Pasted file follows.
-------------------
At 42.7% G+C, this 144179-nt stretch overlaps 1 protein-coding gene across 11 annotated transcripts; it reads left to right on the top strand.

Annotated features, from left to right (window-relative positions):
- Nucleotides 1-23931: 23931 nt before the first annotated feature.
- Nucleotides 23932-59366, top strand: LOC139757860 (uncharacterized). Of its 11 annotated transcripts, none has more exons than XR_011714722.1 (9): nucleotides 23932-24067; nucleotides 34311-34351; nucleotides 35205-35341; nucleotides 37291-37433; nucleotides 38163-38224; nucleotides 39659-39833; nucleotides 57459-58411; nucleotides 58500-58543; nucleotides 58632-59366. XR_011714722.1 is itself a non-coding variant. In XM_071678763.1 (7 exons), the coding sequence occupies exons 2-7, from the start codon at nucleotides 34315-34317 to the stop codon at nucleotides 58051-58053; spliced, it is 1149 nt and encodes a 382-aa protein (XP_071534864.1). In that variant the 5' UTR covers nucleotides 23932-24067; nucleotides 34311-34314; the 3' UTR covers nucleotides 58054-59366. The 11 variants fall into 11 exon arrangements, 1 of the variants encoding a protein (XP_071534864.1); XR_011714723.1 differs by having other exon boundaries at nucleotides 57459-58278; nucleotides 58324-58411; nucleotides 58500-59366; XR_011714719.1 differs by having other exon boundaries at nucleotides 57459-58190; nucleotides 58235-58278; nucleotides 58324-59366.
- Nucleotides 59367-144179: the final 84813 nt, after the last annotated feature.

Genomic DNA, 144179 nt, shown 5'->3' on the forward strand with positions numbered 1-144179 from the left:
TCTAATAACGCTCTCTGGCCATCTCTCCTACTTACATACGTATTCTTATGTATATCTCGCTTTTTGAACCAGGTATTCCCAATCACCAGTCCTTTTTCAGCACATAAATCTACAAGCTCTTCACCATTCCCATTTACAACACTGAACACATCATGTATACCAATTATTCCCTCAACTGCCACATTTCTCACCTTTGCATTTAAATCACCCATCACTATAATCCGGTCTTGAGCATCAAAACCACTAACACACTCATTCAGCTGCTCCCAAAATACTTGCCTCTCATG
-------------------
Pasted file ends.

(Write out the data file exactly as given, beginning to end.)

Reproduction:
At 42.7% G+C, this 144179-nt stretch overlaps 1 protein-coding gene across 11 annotated transcripts; it reads left to right on the top strand.

Annotated features, from left to right (window-relative positions):
- Nucleotides 1-23931: 23931 nt before the first annotated feature.
- Nucleotides 23932-59366, top strand: LOC139757860 (uncharacterized). Of its 11 annotated transcripts, none has more exons than XR_011714722.1 (9): nucleotides 23932-24067; nucleotides 34311-34351; nucleotides 35205-35341; nucleotides 37291-37433; nucleotides 38163-38224; nucleotides 39659-39833; nucleotides 57459-58411; nucleotides 58500-58543; nucleotides 58632-59366. XR_011714722.1 is itself a non-coding variant. In XM_071678763.1 (7 exons), the coding sequence occupies exons 2-7, from the start codon at nucleotides 34315-34317 to the stop codon at nucleotides 58051-58053; spliced, it is 1149 nt and encodes a 382-aa protein (XP_071534864.1). In that variant the 5' UTR covers nucleotides 23932-24067; nucleotides 34311-34314; the 3' UTR covers nucleotides 58054-59366. The 11 variants fall into 11 exon arrangements, 1 of the variants encoding a protein (XP_071534864.1); XR_011714723.1 differs by having other exon boundaries at nucleotides 57459-58278; nucleotides 58324-58411; nucleotides 58500-59366; XR_011714719.1 differs by having other exon boundaries at nucleotides 57459-58190; nucleotides 58235-58278; nucleotides 58324-59366.
- Nucleotides 59367-144179: the final 84813 nt, after the last annotated feature.

Genomic DNA, 144179 nt, shown 5'->3' on the forward strand with positions numbered 1-144179 from the left:
TCTAATAACGCTCTCTGGCCATCTCTCCTACTTACATACGTATTCTTATGTATATCTCGCTTTTTGAACCAGGTATTCCCAATCACCAGTCCTTTTTCAGCACATAAATCTACAAGCTCTTCACCATTCCCATTTACAACACTGAACACATCATGTATACCAATTATTCCCTCAACTGCCACATTTCTCACCTTTGCATTTAAATCACCCATCACTATAATCCGGTCTTGAGCATCAAAACCACTAACACACTCATTCAGCTGCTCCCAAAATACTTGCCTCTCATG